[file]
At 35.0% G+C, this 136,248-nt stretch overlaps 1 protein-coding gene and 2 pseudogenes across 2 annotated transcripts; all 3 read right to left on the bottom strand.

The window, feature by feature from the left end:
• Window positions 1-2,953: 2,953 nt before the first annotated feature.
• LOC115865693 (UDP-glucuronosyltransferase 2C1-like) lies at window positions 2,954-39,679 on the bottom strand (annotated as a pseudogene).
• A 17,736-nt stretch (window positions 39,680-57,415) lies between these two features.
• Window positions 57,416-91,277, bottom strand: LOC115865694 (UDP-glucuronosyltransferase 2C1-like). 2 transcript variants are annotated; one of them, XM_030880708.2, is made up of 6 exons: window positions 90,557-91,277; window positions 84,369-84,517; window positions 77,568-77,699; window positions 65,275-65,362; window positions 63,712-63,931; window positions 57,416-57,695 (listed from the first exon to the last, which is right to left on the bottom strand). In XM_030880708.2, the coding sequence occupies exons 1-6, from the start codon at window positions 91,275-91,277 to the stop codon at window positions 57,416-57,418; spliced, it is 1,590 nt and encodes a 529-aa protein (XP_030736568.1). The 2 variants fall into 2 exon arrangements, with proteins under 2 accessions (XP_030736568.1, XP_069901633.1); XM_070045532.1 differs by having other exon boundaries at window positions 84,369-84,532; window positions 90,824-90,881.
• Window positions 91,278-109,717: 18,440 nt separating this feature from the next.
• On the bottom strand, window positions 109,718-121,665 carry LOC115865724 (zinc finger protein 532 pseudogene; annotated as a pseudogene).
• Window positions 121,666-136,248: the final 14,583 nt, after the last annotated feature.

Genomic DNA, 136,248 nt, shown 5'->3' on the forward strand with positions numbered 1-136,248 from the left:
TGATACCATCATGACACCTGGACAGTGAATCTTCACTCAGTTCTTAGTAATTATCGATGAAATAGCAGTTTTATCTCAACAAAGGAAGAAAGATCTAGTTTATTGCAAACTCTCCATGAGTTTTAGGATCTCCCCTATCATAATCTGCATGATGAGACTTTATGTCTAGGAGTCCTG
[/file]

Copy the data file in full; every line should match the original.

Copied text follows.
At 35.0% G+C, this 136,248-nt stretch overlaps 1 protein-coding gene and 2 pseudogenes across 2 annotated transcripts; all 3 read right to left on the bottom strand.

The window, feature by feature from the left end:
• Window positions 1-2,953: 2,953 nt before the first annotated feature.
• LOC115865693 (UDP-glucuronosyltransferase 2C1-like) lies at window positions 2,954-39,679 on the bottom strand (annotated as a pseudogene).
• A 17,736-nt stretch (window positions 39,680-57,415) lies between these two features.
• Window positions 57,416-91,277, bottom strand: LOC115865694 (UDP-glucuronosyltransferase 2C1-like). 2 transcript variants are annotated; one of them, XM_030880708.2, is made up of 6 exons: window positions 90,557-91,277; window positions 84,369-84,517; window positions 77,568-77,699; window positions 65,275-65,362; window positions 63,712-63,931; window positions 57,416-57,695 (listed from the first exon to the last, which is right to left on the bottom strand). In XM_030880708.2, the coding sequence occupies exons 1-6, from the start codon at window positions 91,275-91,277 to the stop codon at window positions 57,416-57,418; spliced, it is 1,590 nt and encodes a 529-aa protein (XP_030736568.1). The 2 variants fall into 2 exon arrangements, with proteins under 2 accessions (XP_030736568.1, XP_069901633.1); XM_070045532.1 differs by having other exon boundaries at window positions 84,369-84,532; window positions 90,824-90,881.
• Window positions 91,278-109,717: 18,440 nt separating this feature from the next.
• On the bottom strand, window positions 109,718-121,665 carry LOC115865724 (zinc finger protein 532 pseudogene; annotated as a pseudogene).
• Window positions 121,666-136,248: the final 14,583 nt, after the last annotated feature.

Genomic DNA, 136,248 nt, shown 5'->3' on the forward strand with positions numbered 1-136,248 from the left:
TGATACCATCATGACACCTGGACAGTGAATCTTCACTCAGTTCTTAGTAATTATCGATGAAATAGCAGTTTTATCTCAACAAAGGAAGAAAGATCTAGTTTATTGCAAACTCTCCATGAGTTTTAGGATCTCCCCTATCATAATCTGCATGATGAGACTTTATGTCTAGGAGTCCTG